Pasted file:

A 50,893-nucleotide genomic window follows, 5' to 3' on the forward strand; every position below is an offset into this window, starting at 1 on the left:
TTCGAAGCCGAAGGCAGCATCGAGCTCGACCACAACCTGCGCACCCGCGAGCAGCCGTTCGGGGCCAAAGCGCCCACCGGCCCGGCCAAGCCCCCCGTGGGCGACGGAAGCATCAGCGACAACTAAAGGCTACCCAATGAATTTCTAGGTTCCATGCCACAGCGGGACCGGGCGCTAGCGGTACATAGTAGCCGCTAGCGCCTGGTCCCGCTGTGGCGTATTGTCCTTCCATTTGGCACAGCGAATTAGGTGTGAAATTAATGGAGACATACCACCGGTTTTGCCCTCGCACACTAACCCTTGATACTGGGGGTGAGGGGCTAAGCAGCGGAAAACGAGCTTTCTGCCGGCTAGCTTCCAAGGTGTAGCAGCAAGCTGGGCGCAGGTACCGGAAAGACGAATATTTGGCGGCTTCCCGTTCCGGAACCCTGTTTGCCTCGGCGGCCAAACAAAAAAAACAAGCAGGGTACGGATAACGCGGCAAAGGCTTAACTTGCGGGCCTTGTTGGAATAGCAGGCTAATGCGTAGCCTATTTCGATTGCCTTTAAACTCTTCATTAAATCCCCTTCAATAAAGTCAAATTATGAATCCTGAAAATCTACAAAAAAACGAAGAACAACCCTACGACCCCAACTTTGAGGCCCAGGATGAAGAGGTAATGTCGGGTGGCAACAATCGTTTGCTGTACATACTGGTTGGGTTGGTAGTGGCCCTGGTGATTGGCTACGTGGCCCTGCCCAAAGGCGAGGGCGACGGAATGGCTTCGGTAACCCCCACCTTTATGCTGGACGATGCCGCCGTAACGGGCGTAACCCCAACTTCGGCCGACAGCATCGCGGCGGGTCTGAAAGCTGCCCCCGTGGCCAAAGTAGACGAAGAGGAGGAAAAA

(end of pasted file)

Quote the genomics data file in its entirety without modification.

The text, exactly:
A 50,893-nucleotide genomic window follows, 5' to 3' on the forward strand; every position below is an offset into this window, starting at 1 on the left:
TTCGAAGCCGAAGGCAGCATCGAGCTCGACCACAACCTGCGCACCCGCGAGCAGCCGTTCGGGGCCAAAGCGCCCACCGGCCCGGCCAAGCCCCCCGTGGGCGACGGAAGCATCAGCGACAACTAAAGGCTACCCAATGAATTTCTAGGTTCCATGCCACAGCGGGACCGGGCGCTAGCGGTACATAGTAGCCGCTAGCGCCTGGTCCCGCTGTGGCGTATTGTCCTTCCATTTGGCACAGCGAATTAGGTGTGAAATTAATGGAGACATACCACCGGTTTTGCCCTCGCACACTAACCCTTGATACTGGGGGTGAGGGGCTAAGCAGCGGAAAACGAGCTTTCTGCCGGCTAGCTTCCAAGGTGTAGCAGCAAGCTGGGCGCAGGTACCGGAAAGACGAATATTTGGCGGCTTCCCGTTCCGGAACCCTGTTTGCCTCGGCGGCCAAACAAAAAAAACAAGCAGGGTACGGATAACGCGGCAAAGGCTTAACTTGCGGGCCTTGTTGGAATAGCAGGCTAATGCGTAGCCTATTTCGATTGCCTTTAAACTCTTCATTAAATCCCCTTCAATAAAGTCAAATTATGAATCCTGAAAATCTACAAAAAAACGAAGAACAACCCTACGACCCCAACTTTGAGGCCCAGGATGAAGAGGTAATGTCGGGTGGCAACAATCGTTTGCTGTACATACTGGTTGGGTTGGTAGTGGCCCTGGTGATTGGCTACGTGGCCCTGCCCAAAGGCGAGGGCGACGGAATGGCTTCGGTAACCCCCACCTTTATGCTGGACGATGCCGCCGTAACGGGCGTAACCCCAACTTCGGCCGACAGCATCGCGGCGGGTCTGAAAGCTGCCCCCGTGGCCAAAGTAGACGAAGAGGAGGAAAAA